To accomplish the object described above in accordance with the present invention, there is provided a fuel injection device for use with a compression ignition engine, which device comprises a plurality of cams each adapted to impart a definite motion to a relevant plunger pump, as many rotary shafts serving to retain the cams in working positions and arranged parallelly to one another, one of the aforementioned rotary shafts being adapted to convey the rotation of the crank shaft of the engine and the remaining rotary shafts being supported displaceably in the axial direction, helical gears secured one each on the rotary shafts and axially supported in such a manner that the helical gears on any adjoining rotary shafts will be held in mesh with each other, and injection interval adjusting means disposed one each on the aforementioned remaining rotary shafts and adapted to displace these rotary shafts in the axial direction relative to the rotary shaft serving to convey the rotation of the crank shaft in accordance with the velocity of the shaft rotation.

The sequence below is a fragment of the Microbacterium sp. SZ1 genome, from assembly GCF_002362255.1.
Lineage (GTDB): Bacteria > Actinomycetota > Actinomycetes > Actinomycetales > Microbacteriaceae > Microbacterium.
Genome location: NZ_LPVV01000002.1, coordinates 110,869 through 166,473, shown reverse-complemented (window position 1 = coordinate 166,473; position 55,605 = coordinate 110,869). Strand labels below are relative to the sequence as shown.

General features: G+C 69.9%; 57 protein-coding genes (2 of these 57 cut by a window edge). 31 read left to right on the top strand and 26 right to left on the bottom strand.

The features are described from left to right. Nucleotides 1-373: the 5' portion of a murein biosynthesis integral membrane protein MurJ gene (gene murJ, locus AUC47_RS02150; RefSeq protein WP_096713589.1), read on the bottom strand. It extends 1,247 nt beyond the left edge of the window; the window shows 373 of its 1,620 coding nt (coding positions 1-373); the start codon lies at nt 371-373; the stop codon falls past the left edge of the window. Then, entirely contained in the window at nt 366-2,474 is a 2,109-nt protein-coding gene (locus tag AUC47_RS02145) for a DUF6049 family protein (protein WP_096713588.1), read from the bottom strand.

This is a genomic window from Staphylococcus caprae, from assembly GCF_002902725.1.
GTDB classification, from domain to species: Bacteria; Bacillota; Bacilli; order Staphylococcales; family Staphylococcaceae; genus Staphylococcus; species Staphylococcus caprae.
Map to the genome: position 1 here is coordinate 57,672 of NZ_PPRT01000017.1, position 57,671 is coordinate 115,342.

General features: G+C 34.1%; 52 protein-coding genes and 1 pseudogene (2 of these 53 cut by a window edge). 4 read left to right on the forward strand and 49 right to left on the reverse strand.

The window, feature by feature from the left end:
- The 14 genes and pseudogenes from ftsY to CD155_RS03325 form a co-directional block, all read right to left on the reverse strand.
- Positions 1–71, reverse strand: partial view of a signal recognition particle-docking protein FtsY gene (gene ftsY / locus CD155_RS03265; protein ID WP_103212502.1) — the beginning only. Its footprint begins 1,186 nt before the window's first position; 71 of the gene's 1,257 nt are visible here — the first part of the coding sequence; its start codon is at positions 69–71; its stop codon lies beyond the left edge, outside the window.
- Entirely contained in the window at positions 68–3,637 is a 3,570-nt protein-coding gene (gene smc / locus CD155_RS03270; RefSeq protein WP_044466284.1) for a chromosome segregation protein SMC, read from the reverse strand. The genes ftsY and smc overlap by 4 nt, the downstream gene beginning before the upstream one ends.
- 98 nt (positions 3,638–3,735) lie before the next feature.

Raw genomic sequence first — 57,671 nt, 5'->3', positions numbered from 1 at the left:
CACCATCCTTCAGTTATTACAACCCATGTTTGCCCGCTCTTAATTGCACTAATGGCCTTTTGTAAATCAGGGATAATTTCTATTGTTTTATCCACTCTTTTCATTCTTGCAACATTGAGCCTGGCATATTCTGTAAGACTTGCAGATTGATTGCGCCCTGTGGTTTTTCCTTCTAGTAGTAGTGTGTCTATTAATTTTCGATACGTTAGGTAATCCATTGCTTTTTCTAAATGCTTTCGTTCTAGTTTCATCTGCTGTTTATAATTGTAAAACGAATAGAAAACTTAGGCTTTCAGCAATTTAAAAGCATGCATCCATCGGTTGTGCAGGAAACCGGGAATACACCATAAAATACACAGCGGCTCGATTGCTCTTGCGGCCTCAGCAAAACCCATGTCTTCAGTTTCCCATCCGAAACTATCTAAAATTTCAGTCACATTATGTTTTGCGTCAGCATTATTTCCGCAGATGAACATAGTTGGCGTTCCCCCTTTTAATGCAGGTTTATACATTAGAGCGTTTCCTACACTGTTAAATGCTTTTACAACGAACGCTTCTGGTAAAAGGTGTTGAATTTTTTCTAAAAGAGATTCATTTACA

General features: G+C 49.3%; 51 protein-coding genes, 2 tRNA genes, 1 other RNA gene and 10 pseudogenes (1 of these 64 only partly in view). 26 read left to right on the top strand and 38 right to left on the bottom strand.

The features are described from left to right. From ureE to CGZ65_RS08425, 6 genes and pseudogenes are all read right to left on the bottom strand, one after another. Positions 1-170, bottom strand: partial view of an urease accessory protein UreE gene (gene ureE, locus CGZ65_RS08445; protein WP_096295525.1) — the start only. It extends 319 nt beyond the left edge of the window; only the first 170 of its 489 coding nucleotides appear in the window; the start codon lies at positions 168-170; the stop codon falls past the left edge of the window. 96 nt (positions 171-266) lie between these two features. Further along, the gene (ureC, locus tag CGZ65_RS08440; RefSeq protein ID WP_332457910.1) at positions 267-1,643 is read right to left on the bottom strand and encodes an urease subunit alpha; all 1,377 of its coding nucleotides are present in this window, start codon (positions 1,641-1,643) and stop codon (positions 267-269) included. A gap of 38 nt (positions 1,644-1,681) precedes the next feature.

In the construction described above, the velocity of the rotation of the rotary shaft serving to receive the crank shaft increases with the increasing velocity of the engine rotation. The rotation of this rotary shaft is transmitted via the helical gears to the rotary shaft provided with an injection interval adjusting means. When a change occurs in the rotating speed of the rotary shaft, the injection interval adjusting means causes a corresponding displacement of the relevant rotary shaft in the axial direction. Since the two rotary shafts are meshed with each other through the medium of their helical gears, a phase shift occurs between these two gears. The rotary shafts are provided each with a cam adapted to impart a fixed motion to a relevant plunger. The rotary shaft which is displaced in the axial direction is rotated by a phase shift corresponding to the amount of displacement, with the result that the rotation of the shaft causes a corresponding change in the timing with which the cam acts upon the plunger. Thus, the time interval of fuel injection into the combustion chamber is varied with the velocity of the engine rotation.